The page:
From Doug DeMuro: So I'm walking around cars and coffee the other day, minding my own business, taking in all the sights, checking out a row of Nissan 370Zs that look identical to one another except for the color and placement of their Stance Nation window decals, and that's when I see it: the Jaguar F-Type Coupe.
So I'm walking around cars and coffee the other day, minding my own business, taking in all the sights, checking out a row of Nissan 370Zs that look identical to one another except for the color and placement of their Stance Nation window decals, and that's when I see it: the Jaguar F-Type Coupe.
Of course, you already know about the Jaguar F-Type, unless you've been living in some bizarre alternate universe, free from any sort of advertising. That's because Jaguar has been marketing this car non-stop with all sorts of buzzwordy catch phrases, such as "#Fearless" and "#Good to be bad" and "#We swear that Jaguar is no longer just for old white men who haven't so much as giggled since the second Reagan inaugural ball."
Well, it seems there's now a coupe version. And I will now use my carefully honed journalistic skills to describe it for you in detail: basically, it looks a lot like the regular Jaguar F-Type wearing a hat.
Now, I studied this F-Type coupe very carefully at cars and coffee, and I came away highly impressed. The fit and finish was excellent. The styling was bold, aggressive, and – dare I say – fearless, especially if we're talking about little details like blind spots and headroom. The sound was wonderful. I couldn't start it of course; I wasn't allowed anywhere near it. But they let some attractive girl hop in and rev it up, and she seemed really enthralled. Oh, and the best part: there wasn't a single electrical malfunction anywhere to be found.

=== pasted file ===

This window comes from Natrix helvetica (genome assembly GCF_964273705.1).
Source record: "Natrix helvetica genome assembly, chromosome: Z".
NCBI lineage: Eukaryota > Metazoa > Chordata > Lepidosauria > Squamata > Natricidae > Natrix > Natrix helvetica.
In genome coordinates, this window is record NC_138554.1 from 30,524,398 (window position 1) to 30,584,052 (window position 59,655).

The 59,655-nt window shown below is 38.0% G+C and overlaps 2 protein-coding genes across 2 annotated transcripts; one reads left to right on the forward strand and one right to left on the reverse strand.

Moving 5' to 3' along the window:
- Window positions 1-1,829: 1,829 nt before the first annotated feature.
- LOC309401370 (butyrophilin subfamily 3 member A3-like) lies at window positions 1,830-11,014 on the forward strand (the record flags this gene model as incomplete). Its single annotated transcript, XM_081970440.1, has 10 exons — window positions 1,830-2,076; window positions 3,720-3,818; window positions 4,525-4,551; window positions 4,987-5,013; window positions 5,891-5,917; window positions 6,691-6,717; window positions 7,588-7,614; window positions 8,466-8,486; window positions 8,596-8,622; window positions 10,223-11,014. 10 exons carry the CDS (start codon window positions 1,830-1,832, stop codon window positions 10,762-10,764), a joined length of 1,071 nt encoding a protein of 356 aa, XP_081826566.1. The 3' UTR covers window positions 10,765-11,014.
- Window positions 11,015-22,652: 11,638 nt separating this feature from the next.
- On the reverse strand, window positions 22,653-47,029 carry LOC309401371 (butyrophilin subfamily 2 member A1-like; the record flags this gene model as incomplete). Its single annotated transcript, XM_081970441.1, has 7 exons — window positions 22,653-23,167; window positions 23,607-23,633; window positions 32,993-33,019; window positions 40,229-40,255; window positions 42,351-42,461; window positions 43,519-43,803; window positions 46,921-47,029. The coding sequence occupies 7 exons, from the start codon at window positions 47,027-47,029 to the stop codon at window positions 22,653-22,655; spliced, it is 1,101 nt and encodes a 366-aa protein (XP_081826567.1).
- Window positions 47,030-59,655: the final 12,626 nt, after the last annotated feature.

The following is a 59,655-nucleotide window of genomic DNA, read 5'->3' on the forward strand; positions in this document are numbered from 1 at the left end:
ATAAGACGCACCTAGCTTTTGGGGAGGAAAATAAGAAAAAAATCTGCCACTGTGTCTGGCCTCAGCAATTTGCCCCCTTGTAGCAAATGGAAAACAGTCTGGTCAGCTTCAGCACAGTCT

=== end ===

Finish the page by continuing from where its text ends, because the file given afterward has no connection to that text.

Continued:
In other words: this is not your great-great-great grandfather's Jaguar, which he gave up only after a long battle with the rest of the family, who insisted he stop driving because he kept confusing the garbage disposal with the toilet. Instead, it's a pretty cool car.
Too bad nobody's going to buy it.
I base this opinion on a quick look at the F-Type Coupe's window sticker. The one at cars and coffee was an "R" model, which has a 550-horsepower V8 and a ridiculously loud exhaust that sounds like a group of angry hellspawn sent to take revenge on people trying to enjoy a quiet lunch at an outdoor café. It also starts at $100,000 with shipping.
Now, I admit that this is a little unfair, since this is the most expensive model in the lineup. So let's go down to a more normal F-Type Coupe, such as the 380-horsepower "S" model. This thing still starts at $78,000 with shipping, and if I know my luxury cars — and I think I do — that figure probably doesn't include must-have features like cooled seats, heated seats, any seats, circular wheels, etc.
Things aren't much better when you consider the F-Type convertible. In fact, they're worse: the F-Type S convertible starts at $82,000 with shipping, which is probably the most fearless thing about the entire car.
So what's the problem with all the pricing? The answer is simple: the Porsche 911.